Ambon Crinoid Shrimp or Feather Star Shrimp – Periclimenes amboinensis – Hiding among the arms of the crinoid this little shrimp wondered if I could see him.
Small in size, between 1 – 1.5 cm, they can be highly variable in colors – Yellow, White,Black,Blue,Orange,Green,Brown and in combination of colors, all depending on the host Crinoid that it lives on, for camouflage.
Crinoids, also known as “feather stars” or comatulids are harmless, colorful creatures. They are among the most ancient and primitive of ocean invertebrates. Crinoids are Echinoderms (Phylum Echinodermata, meaning “spiny skin”). To feed, they extend their arms to catch bits of plankton or detritus (waste matter) passing in the current, making them “suspension feeders”.
Etymology of amboinensis Means “from Ambon” the island in the Lesser Sunda Islands, Indonesia.
Etymology of Crinoid – Greek word krinon, “a lily”, and eidos, “form”
Whitemargin Stargazer fish – Uranoscopus sulphureus – Stargazers are not a fish to mess with. They have double-grooved poison spines behind the operculum and above the pectoral fins and wounds can be quite serious. Stargazer possess electric organs located in a specialized pouch behind the eyes and can discharge up to 50 volts, depending on the temperature of the water at the time! Because stargazers are ambush predators which camouflage themselves and some can deliver both venom and electric shocks, they have been called “the meanest things in creation”. The fish is often locally known as the mother-in-law fish.
Inhabits reef flats but is rarely seen because it lies buried in the bottom most of the time, with only the eyes showing. When buried, the cirri on the edge of the mouth serve to keep out the sand during respiration. The oral lure is used to attract the prey within striking range of the mouth.
This little fellow was only about 15cm long but they get to a maximum length of 45.0 cm.
Spider Decorator Crab – Camposcia retusa – The choice of noxious or stinging organisms as decorations implies that attaching them provides protection from predators by aposematism (warning) rather than by crypsis (camouflage), and there is direct observational evidence for this, e.g. that octopuses in tanks avoided decorated crabs. The relationship of crab and organisms such as sea anemones used as decoration may be mutualistic, offering protection to the crab and food to the anemone.
The crab tears a piece of adornment in its claws,
chews it, and then rubs it firmly on its body until it catches on the
“Velcro-like hooked setae”, curved hairs which permit camouflage
materials to be attached. The carefully chosen decoration is
supplemented by cryptic behavior, such as remaining still by day, and
freezing when predators approach.
Yellowbarred – Tiger – Gold specs jawfish, Opistognathus randalli Found singly with just his head showing in rock lined burrows on sand and rubble areas. They feed mainly on benthic crustaceans, invertebrates and zooplankton.
Jawfish are usually found in self-constructed burrows with just the head showing waiting for their prey, they have huge mouths for the size of head. After mating the males incubate the eggs in their mouths!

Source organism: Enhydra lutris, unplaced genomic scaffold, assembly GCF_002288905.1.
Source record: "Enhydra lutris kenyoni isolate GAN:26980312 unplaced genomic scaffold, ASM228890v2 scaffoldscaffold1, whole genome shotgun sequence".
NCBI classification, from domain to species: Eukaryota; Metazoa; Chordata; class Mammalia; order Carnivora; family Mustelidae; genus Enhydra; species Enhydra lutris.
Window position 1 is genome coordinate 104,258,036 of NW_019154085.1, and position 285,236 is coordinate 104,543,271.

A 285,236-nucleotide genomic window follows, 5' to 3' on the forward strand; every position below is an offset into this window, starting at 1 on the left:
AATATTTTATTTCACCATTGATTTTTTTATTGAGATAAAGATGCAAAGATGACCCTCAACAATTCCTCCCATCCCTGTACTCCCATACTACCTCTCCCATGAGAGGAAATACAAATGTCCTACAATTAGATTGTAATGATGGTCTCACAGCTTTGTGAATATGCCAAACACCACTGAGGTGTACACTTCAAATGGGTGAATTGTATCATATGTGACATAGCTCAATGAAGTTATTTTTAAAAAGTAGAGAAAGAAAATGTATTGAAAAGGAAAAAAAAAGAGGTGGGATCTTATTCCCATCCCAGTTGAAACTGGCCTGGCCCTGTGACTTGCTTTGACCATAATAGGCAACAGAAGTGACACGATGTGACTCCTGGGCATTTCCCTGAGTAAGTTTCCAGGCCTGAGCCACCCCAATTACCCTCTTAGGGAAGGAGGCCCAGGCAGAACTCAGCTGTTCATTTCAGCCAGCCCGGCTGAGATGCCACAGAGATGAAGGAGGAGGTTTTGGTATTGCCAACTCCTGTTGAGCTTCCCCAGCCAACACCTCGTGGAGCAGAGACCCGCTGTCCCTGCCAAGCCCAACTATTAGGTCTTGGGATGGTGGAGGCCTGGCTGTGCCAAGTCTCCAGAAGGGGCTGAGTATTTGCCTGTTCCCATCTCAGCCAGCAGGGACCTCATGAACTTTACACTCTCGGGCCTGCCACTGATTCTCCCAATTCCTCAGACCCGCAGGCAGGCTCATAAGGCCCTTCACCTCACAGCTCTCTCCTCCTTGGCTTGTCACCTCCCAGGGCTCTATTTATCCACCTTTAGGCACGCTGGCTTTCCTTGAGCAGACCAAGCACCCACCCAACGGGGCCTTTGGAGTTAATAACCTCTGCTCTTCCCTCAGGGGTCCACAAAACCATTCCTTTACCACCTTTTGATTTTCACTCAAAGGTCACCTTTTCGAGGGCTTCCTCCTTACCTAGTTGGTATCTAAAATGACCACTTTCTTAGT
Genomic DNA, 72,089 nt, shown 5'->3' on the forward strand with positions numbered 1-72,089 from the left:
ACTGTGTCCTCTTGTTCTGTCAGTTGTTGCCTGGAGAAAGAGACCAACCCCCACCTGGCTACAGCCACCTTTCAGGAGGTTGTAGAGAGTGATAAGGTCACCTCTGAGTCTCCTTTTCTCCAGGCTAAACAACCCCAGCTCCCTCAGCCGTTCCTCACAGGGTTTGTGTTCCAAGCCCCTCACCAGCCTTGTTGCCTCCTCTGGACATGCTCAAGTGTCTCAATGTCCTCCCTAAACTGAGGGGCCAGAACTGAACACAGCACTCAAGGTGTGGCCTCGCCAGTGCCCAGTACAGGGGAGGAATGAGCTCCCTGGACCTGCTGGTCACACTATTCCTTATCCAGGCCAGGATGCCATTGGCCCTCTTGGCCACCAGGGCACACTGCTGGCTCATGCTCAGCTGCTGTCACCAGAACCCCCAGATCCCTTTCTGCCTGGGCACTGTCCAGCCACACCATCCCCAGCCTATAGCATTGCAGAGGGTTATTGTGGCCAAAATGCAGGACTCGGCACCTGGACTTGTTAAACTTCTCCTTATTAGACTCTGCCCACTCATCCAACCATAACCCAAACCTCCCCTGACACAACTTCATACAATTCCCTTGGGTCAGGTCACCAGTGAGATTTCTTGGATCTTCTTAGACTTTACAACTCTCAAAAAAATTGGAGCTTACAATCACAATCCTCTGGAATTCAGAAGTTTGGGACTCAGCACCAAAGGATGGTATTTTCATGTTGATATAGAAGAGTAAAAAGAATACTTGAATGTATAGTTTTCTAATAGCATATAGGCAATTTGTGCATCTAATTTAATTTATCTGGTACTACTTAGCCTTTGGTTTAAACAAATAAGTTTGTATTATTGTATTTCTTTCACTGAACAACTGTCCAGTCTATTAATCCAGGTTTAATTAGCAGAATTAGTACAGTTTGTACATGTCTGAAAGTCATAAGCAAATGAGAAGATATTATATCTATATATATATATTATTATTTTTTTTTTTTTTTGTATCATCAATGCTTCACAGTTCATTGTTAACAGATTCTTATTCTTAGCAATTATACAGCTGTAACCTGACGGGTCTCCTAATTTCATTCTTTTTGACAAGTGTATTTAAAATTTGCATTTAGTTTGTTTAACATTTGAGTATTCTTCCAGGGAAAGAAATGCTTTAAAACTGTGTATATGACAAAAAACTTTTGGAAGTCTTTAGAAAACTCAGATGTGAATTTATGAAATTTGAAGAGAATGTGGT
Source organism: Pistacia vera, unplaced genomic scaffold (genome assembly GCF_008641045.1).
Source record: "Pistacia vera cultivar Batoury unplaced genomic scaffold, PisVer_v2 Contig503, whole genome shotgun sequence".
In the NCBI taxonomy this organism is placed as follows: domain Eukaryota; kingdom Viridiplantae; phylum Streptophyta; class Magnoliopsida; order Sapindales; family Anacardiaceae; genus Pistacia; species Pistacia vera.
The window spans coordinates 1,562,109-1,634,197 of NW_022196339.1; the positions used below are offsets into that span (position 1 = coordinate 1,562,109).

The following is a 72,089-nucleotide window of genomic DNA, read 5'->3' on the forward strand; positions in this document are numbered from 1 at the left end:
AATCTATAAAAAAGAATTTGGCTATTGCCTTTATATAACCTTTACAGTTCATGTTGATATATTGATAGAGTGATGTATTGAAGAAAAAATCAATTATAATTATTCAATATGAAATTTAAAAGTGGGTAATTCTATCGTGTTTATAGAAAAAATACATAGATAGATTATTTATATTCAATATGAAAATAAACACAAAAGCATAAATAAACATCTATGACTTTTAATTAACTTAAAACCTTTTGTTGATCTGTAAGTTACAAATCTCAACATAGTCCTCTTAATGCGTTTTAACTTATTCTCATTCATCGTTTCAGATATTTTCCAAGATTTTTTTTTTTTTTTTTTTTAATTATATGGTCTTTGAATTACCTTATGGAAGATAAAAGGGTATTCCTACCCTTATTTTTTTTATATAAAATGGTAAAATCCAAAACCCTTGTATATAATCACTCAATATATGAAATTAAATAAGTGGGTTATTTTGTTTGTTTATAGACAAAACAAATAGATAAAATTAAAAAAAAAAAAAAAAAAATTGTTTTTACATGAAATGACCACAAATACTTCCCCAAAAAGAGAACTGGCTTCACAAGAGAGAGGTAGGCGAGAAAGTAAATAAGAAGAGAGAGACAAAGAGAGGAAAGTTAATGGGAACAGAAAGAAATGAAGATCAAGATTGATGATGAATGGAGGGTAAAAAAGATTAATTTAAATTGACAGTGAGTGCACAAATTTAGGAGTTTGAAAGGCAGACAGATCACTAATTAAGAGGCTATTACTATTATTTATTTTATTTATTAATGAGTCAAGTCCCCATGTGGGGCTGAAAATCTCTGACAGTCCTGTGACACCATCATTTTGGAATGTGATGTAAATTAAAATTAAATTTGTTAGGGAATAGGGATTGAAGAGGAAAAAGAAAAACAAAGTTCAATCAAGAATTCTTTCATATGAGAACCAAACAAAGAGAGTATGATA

The Golden Fireworm – Chloeia flava – #PolychaeteA segmented #bristleworm belonging to the family #Amphinomidae. They have an elongated body made of 37 visible segments, each of them has a distinctive ocelli (simple eye), which is purple or dark color with a white outline and placed in the middle of the upper side. Small gills are present on both external side of the back just before the bristles and on almost all the segments.The body is covered laterally with calcareous spines or setae, they have bristle aspect which are whitish, fine, sharp and venomous.
Candy Crab – Hoplophrys oatesi – A very colorful crab that grows from 1.5 to 2 cm. It lives on various species of soft coral in the #Dendronephthya genus. It camouflages itself by mimicking the colors of the polyps among which it hides. It adds further camouflage by attaching polyps to its carapace. Colors vary depending on the color of the coral, and may be white, pink, yellow or red.
The first pair of legs of this
species has small claws. The body has pointed spines with a red and
white pattern, similar in appearance to the host coral.
Stumpy Cuttlefish – Dwarf Cuttlefish – Sepia bandensis This weird and wonderful cuttlefish is not actually a fish but is in fact a mollusk. They have an internal shell (cuttlebone), amazing large W-shaped pupils, eight arms and two tentacles which they use for feeding.
This little fellow was smooth a few moments before and then bumped himself up changed color from almost white to this tan, a true ‘chameleon of the sea’.
Oooh! A Side-gilled slug – Pleurobranchus forskalii – gills are found on the right side of the body in the gap between the mantle and the foot. This relatively large pleurobranch is often found in quite large populations in shallow lagoons, reef crests and pools and sea grass beds.
The Funeral Nudibranch – Jorunna funebris, gets is name from the black and white coloration. It feeds on a blue sponges (Neopetrosia sp.), which makes it poisonous, and able to secrete chemicals that make them distasteful or toxic.
As a members from the family Discodorididae they are able to retract its gills into a gill pocket. Many species are able to break off part of their mantle to distract predators. They generally have a narrow foot compared to the wide mantle skirt.
Introducing Huenia heraldica, the Halimeda Crab. Its ability to camouflage in Halimeda algae (duh!) is nothing short of remarkable. Halimeda algae is a smart object to mimic since very few organisms enjoy dining on this hard algae.
species is a decorator crab; It sometimes attaches rigid fronds of
halimeda algae to its rostrum in front of the eyes to enhance its